- The work of global standard-setting initiatives, existing standards and frameworks for natural capital accounting, responsible business conduct, corporate social responsibility, and sustainable development.
4. Audits will become mandatory
Where auditing of a company’s financial reporting is already mandatory, assurance of non-financial reporting is not yet a common practice. Although non-financial reporting is less mature, there is a general consensus that assurance is also needed for sustainability reporting. Therefore, under the CSRD, auditors will need to provide ‘limited assurance’ to safeguard the integrity of the information provided by companies. Assurance needs to be performed on the compliance of the sustainability reporting with the reporting standards, on the information identification process, on the mark-up of sustainability reporting, and on indicators of the Taxonomy Regulation.
Based on the regulatory text we anticipate that limited assurance will shift to ‘reasonable assurance’ (a higher, more demanding level of assurance) in the medium term.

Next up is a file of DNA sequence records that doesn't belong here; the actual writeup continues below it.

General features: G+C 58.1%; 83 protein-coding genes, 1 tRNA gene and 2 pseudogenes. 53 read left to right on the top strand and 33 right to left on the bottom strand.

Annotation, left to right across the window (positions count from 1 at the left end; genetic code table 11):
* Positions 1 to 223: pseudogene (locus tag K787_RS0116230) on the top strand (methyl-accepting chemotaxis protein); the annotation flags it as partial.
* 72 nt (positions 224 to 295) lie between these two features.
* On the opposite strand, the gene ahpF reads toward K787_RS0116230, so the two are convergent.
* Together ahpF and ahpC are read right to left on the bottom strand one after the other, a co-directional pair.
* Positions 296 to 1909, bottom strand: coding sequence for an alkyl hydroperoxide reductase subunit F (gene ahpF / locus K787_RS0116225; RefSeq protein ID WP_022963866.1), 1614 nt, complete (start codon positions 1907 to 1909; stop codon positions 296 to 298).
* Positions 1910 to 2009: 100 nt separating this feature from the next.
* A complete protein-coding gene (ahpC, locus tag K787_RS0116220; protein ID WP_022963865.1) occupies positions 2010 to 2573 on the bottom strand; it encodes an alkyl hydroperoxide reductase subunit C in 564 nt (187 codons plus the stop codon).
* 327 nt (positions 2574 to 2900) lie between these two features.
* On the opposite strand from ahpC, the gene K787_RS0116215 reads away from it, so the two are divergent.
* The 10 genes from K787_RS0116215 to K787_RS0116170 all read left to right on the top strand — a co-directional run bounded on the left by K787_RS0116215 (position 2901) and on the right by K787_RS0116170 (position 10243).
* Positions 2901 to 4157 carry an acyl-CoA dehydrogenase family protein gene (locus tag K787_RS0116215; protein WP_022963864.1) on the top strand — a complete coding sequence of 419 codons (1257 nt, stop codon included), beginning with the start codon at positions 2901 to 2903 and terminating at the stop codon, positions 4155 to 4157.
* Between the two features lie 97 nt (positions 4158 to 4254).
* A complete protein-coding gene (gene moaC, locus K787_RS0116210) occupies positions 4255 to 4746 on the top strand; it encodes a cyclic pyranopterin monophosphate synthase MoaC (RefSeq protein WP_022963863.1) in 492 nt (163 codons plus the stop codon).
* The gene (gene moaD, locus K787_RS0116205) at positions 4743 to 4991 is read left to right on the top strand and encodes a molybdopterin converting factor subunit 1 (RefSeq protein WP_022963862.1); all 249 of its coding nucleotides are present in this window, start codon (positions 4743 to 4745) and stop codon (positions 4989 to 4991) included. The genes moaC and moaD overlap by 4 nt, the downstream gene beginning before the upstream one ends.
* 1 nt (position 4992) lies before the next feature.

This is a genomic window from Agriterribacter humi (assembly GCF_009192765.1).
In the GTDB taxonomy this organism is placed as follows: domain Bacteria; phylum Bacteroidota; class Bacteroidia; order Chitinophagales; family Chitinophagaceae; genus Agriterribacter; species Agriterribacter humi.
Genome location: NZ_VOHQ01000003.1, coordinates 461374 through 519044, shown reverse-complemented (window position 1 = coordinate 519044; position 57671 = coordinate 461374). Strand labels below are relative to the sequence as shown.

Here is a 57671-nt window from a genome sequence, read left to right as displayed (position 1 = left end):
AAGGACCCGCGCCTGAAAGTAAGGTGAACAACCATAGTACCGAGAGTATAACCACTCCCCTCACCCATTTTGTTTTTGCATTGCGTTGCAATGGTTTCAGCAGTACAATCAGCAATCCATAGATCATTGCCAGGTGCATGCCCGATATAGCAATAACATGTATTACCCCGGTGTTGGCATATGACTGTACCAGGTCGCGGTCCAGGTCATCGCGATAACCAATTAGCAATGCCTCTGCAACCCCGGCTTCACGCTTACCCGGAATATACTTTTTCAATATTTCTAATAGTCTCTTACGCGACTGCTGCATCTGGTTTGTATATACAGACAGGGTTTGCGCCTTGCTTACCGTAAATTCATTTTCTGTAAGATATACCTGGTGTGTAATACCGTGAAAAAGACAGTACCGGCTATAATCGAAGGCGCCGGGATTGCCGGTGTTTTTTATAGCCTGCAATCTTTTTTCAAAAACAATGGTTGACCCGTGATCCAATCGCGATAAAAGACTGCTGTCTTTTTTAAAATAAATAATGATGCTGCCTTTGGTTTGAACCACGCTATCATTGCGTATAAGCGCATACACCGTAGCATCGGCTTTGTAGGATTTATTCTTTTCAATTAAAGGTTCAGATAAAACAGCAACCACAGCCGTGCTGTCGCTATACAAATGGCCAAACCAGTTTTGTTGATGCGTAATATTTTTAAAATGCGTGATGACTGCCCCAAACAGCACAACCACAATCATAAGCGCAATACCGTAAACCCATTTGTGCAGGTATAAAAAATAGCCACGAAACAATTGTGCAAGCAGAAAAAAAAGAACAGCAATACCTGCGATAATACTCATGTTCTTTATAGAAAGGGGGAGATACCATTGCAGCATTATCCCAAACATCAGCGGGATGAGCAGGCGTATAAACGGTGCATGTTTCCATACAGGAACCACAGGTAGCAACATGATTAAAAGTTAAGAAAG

5. Digital delivery of the reporting will become mandatory
Provision of reports should be in digital format including digital tags of data points, which should increase machine readability, and easy access within the EU as a single market. That means that the provision of reports solely in PDF or paper format would not be sufficient.
6. Sustainability reporting must be integrated within company's management reports
This specific requirement significantly changes companies’ reporting timelines. They will need to set up data collection systems well in advance to ensure that all information is available and processed for the publication deadlines of annual management reports.
When will the new Corporate Sustainability Reporting Directive become effective?
The CSRD will likely be accepted before mid-2022 by the European Parliament and European Council. The reporting standards are being formulated by the European Financial Reporting Advisory Group (EFRAG) and need to be ready by 2023. Usage of these standards will be mandatory in annual reports for the financial year of 2023.
How to prepare sustainability reporting for the CSRD today?
Our experience with substantial regulatory changes tells us that even though CSRD obligations become effective from 2023, companies should already start preparations today. This includes getting a clear picture of the organisation’s capacity for reporting, creating, or updating a foundational sustainability strategy, as well as designing processes and systems to collect data of sufficient quality. This will ensure that reporting on the required sustainability indicators will be compliant in time.
At Ecomatters we have over 10 years of experience in sustainability reporting and legislation. If you need support in the preparation of the CSRD or want to start with sustainability reporting in general, get in touch with us.